There's no doubt what have been the word-of-mouth and critical television drama import successes of 2011 – and neither of them has been on Sky Atlantic.
Danish thriller The Killing and the French detective drama Spiral have enthralled Saturday night audiences on BBC4 – proving that American cable television doesn't have a monopoly on sophisticated long-form television drama. But has BBC4 got ahead of itself by screening subtitled Euro-comedy, the Icelandic sitcom Night Shift that began last week? After all, thrillers have a universal appeal, while comedy struggles to transcend national boundaries.
The French, for example, indulge in wordplay, and are baffled by our more surreal sense of humour, while for a first-hand account of the struggle adapting Monty Python for German audiences, go to BBC iPlayer and catch last Saturday's Radio 4 documentary Monty Python's Fliegender Zirkus! And it's no surprise that among our greatest comedy exports have been Mr Bean and The Benny Hill Show – shows that require little or no translation. So what are the chances that Night Shift, a workplace comedy set in a service station on the outskirts of Reykjavik, was ever going to find favour in the UK?
So far it seems that Næturvaktin, to give the show its indigenous title, hasn't. Reviews of the opening episode weren't positive, though I think it's one of those sitcoms that need a few weeks to bed in. It stars Jon Gnarr, a former punk rocker and current mayor of Reykjavik – his satirical political party, the Best Party, having won the 2010 municipal elections on a platform that included "free towels in all swimming pools, a polar bear for the Reykjavik zoo and all kinds of things for weaklings". Gnarr, sporting a Lenin-style goatee, plays the officious, power-mad supervisor, Georg Bjarnfredarson, a character from a long line of comic monsters from Basil Fawlty to David Brent while the naturalistic handheld camerawork is familiar from any number of downbeat post-Office mockumentaries.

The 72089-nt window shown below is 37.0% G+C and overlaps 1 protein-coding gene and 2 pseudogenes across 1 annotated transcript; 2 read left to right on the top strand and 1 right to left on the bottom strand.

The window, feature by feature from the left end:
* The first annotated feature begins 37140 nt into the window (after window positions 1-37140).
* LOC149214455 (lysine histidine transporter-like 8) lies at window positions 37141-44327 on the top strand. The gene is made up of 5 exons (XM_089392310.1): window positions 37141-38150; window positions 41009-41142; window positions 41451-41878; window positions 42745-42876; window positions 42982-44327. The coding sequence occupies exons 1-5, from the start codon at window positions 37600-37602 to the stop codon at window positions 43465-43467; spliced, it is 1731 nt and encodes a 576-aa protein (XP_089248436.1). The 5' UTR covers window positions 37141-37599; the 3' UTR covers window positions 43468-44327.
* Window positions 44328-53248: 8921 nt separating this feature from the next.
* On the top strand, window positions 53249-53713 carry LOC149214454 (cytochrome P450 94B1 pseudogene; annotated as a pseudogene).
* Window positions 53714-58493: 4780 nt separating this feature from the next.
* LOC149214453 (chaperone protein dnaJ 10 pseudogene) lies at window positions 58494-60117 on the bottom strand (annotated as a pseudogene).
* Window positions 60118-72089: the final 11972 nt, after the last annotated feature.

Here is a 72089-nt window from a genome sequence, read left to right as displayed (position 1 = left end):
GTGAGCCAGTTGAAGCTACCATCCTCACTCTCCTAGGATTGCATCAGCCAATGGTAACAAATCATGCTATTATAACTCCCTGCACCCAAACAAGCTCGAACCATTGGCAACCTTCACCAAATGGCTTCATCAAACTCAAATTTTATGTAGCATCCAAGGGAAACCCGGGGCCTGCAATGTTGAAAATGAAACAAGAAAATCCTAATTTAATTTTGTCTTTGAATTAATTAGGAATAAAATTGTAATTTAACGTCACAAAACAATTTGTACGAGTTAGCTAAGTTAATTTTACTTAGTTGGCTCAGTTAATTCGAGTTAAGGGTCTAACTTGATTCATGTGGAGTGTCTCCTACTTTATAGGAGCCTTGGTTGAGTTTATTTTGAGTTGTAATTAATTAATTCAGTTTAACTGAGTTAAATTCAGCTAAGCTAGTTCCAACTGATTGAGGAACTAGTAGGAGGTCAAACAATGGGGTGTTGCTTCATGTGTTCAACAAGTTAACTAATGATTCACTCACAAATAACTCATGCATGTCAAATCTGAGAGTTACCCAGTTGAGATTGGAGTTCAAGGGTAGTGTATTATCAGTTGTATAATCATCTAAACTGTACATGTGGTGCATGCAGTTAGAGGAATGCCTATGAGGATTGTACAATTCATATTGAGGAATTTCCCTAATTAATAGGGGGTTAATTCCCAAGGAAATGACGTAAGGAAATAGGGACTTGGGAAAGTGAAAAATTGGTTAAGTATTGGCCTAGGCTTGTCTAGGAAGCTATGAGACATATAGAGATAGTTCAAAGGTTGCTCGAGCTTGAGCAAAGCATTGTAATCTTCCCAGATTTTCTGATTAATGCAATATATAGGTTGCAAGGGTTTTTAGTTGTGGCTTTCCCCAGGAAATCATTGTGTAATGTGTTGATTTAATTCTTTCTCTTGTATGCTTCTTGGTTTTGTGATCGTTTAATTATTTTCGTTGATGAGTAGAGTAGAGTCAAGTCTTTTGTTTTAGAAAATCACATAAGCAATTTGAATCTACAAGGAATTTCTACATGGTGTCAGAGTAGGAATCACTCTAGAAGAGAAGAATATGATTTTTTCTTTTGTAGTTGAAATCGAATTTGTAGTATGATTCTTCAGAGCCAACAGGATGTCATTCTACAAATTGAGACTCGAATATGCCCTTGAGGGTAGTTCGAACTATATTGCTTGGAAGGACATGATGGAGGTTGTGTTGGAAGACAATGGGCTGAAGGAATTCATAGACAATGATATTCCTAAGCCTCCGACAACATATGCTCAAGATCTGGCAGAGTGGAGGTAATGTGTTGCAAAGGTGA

But is Night Shift funny? Or rather – because Icelanders themselves obviously think so, its spin-off feature film, Mr Bjarnfredarson, outperforming Avatar in Iceland on its opening weekend – does its appeal cross national boundaries? It's certainly a lot funnier than many of the post-Office workplace British sitcoms such as Channel 4's PhoneShop or BBC3's Lunch Monkeys. Some of the gags (a stroke victim mistaken for a drunk driver, for example) are sub-Gervais, but there are plenty of more quietly amusing moments, and the characters do develop and deepen.
Night Shift has already inspired an American remake. The pilot episode has yet to be filmed, though its producer, Howard Owens (Ugly Betty and the US version of The Office), is in no doubt as to its appeal. "Night Shift is that rare international format that has American sensibility," he says. "The show has a smart, ironic point of view, which we know will translate well in the US."
But does Night Shift have an "American sensibility", or is it in fact a British sensibility – being yet another sitcom with its roots in The Office, a show that has had a massive influence on sitcoms globally, even if that influence is not always readily credited? The German sitcom Stromberg, for example, was so obviously in thrall to The Office that the BBC threatened legal action – "inspired by Ricky Gervais and Stephen Merchant" thereafter being added to the end credits.
The question is whether or not it will tickle British audiences, already so well served in this area – Getting On, Campus and Twenty Twelve are just recent examples; The Thick of It returns next year. Perhaps in the end, as with The Killing and Spiral, it's the local details that give it the edge – why, for example, Bjarnfredarson is so obsessed with Sweden or exactly how many kronur there are to the pound sterling. You might even learn (though heaven knows when this might come in handy) what to say to an officious Icelander.
'Night Shift' continues tonight on BBC4 at 10pm